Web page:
• 103D: Beatrice, to Leonato, in "Much Ado About Nothing" (niece) - couldn't remember these characters to save my life. I better start boning up ... I begin teaching Shakespeare, in prison, in less than a month. Luckily for me (and my students, I guess), "Much Ado" isn't on the syllabus.
  • 105D: Subject of the book "Disaster in Dearborn" (Edsel) - ah, alliteration. The copywriter's best friend. Look how it turns the story of a marketing failure into a post-apocalyptic tale of nuclear disaster. Magic!

Signed, Rex Parker, King of CrossWorld

58 comments:

ArtLvr 9:02 AM  

Rex, great write-up -- especially as we know you abhor puns! Washinton Week is on PBS, calm and worthy commentary! I don't know about the rest of the programs in the theme answers...

Misreading the 73A clue as Erring for a moment, getting POOP, I got it corrected to HOOP. Then I looked up "Palindrome" for linguistic roots and found out that the "drome" part means "driving" -- but hah, wow, the "Palin" part means "backward"! Aren't words fun?

∑;)

Ulrich 9:10 AM  

I also did not warm to the theme, promising idea--leaves something to be desired in the execution.

Loess is straight German--Löss--which looks strange indeed when the umlaut is changes into "oe", less strange when you remember that "loose" is at its root.

Also, Much Ado... is worth looking into. Benedict and Beatrice are fighting all the time, but always show the best judgment, when it counts, in the affairs of other people. They remind so much of a couple I'm very familiar with.

chefbea1 9:15 AM  

another fairly easy sunday puzzle. I too thought 96D was the amount of time I spend on line.

Who uses the word skillet any more? Its a frying pan.

I wanted rump roast instead of steak.

Nilla wafers make great pie crusts!!!

Going to have some non kosher food today. Lobster yummmm

Karen 9:22 AM  

I'll admit to being confused for a bit on the Time clue.

I also put ELEA in where ALMA is supposed to be, without even seeing it in the other spot in the grid. And I tried to make ROPER a caucuser, until I saw him elsewhere in the grid.

That IRMA Thompson clip is good, thanks Rex.

sillygoose 9:59 AM  

Got reliable sauces first, which didn't help me at all, but thankfully I have heard of all the other shows, even tho I haven't watched a single one. How is that possible?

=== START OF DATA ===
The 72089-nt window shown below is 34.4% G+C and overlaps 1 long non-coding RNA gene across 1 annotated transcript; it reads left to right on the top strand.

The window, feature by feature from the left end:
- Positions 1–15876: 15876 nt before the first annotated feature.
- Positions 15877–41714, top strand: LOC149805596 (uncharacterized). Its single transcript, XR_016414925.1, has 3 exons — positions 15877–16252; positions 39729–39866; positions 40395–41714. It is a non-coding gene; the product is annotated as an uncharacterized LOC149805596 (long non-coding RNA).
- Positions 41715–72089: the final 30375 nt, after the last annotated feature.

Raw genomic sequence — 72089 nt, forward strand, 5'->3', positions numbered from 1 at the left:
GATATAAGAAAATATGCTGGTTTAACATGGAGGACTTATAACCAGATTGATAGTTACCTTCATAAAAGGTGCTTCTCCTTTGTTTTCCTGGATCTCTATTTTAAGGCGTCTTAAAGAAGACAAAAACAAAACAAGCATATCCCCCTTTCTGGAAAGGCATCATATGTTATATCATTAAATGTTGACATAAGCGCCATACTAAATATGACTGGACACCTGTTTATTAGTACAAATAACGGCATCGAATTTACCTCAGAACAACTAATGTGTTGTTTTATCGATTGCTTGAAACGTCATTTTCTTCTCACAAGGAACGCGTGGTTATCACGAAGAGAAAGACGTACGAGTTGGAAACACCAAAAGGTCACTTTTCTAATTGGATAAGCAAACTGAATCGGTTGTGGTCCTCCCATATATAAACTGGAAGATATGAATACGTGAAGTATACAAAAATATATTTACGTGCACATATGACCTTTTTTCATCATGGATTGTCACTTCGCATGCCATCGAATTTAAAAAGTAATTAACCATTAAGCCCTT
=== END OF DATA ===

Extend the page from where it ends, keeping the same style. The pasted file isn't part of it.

Had a small hiccup with (67D Improve) I had "do up", just wasn't thinking hone at all. Once I finally figured out what was going on, I think with the noose hour, it all came together. Somehow getting pun answers doesn't deliver the zing of getting other kinds of themes IMOO.

Anonymous 10:06 AM  

@Rex

Try thinking of *Semi-Pro* as getting paid for playing, but not enough to give up your day job --- kinda like some blog authors.

.../Glitch

poc 10:17 AM  

Though a bun is the lowest form of wheat, is BEAT THE PRESS a true pun? MEAT THE PRESS would be.

Rex Parker 10:34 AM  

MEAT as a verb!? Yes. Yes, I like that. I imagine Brian Williams having cold cuts hurled at him as he tries to deliver the news.

rp

treedweller 10:39 AM  

Maybe I just wasn't 'on' today, but I could not get going until I started googling. Many things were not good for me. TAPSIN took awhile because of the (seems to me) extraneous "(with)" in the clue. NOTNEED is awkward and unlikely to come up in the real world. LATENED, SKED, ENISLE grated like nails on a chalkboard. And, as Rex pointed out, the "puns" sometimes require a pronunciation change. Seems to me this puzzle was about 80 percent done and could have been great if it were finished (I happen to like puns, when they are actual puns).

@chefbea: I say SKILLET sometimes. Reminds me of a story an Aussie told. When she came to the US, she was pronouncing "fillet" as "fill it", as many non-americans do, and her new friends here corrected her. They went on to convince her she should pronounce SKILLET as "skill-A".

@poc--that's what I was thinking. BEATTHEPRESS just flat doesn't fit the theme. How did that get past editing?

dk 10:48 AM  

Not having a TV can be a real handicap... hmm maybe I can get a sticker for my bike and park real close.

Rex's dis of the Today Show reminded me of Dave Garroway, Muggs the Chimp and the Giant Univac in which you could place your name and it would find a job for you. I wonder what job Dick Cheney may be qualified for and was THEEVILONE in yesterdays puzzle(oops sorry snarky pol comment). Hey maybe he could replace John ISAACS (note lame attempt to cover up said snarky comment with puzzle stuff) in Harry Potter and the Lame (err WILD) Duck (better stop before jokes and food creep in).

The puzzle was a fun Sunday with Coffee for me. I have a message for MR. Ross (line from Bullitt): Thank you.

Two provisos:

LOESS is dumbass and is NOSALE our new best friend.

Twangster 10:50 AM  

Thanks for taking the time to check out Irma Thomas. Here in New Orleans she is huge, and she has a new album that's getting lots of national press (and her last one won a Grammy). Also, she had a hit with Time Is On My Side before the Stones. I saw her do a gospel set at Jazzfest last spring and it was amazing -- what a voice.

Badir 11:25 AM  

I also didn't like "BEAT THE PRESS". And I thought it was a bit odd to have 14D ISU (standing for Iowa State U.) and then have IOWANS for 102D. Also, 42A OMN is the root of 80A OMNIS. Aren't those sorts of semiduplications frowned on? With that and the different rules for different puns, the puzzle seemed a bit sloppy.

Blue Stater 11:29 AM  

I see others have beaten me to the punch on many of the shortcomings of today's puzzle. To them I would add:

1. 42A, "All: Prefix," OMN. Surely the correct answer is OMNI. I have never seen OMN as a prefix. To be sure, my MWNID-3 lists OMN as an alternative, but as far as I can make out it cites only one word, "omneity," which is a product of vowel syncope.

2. 123A, "Have," NOTNEED. Oh c'mon.

3. 37A, "You may not be able to stand this," PAT. This seems to twist the idiom beyond recognition.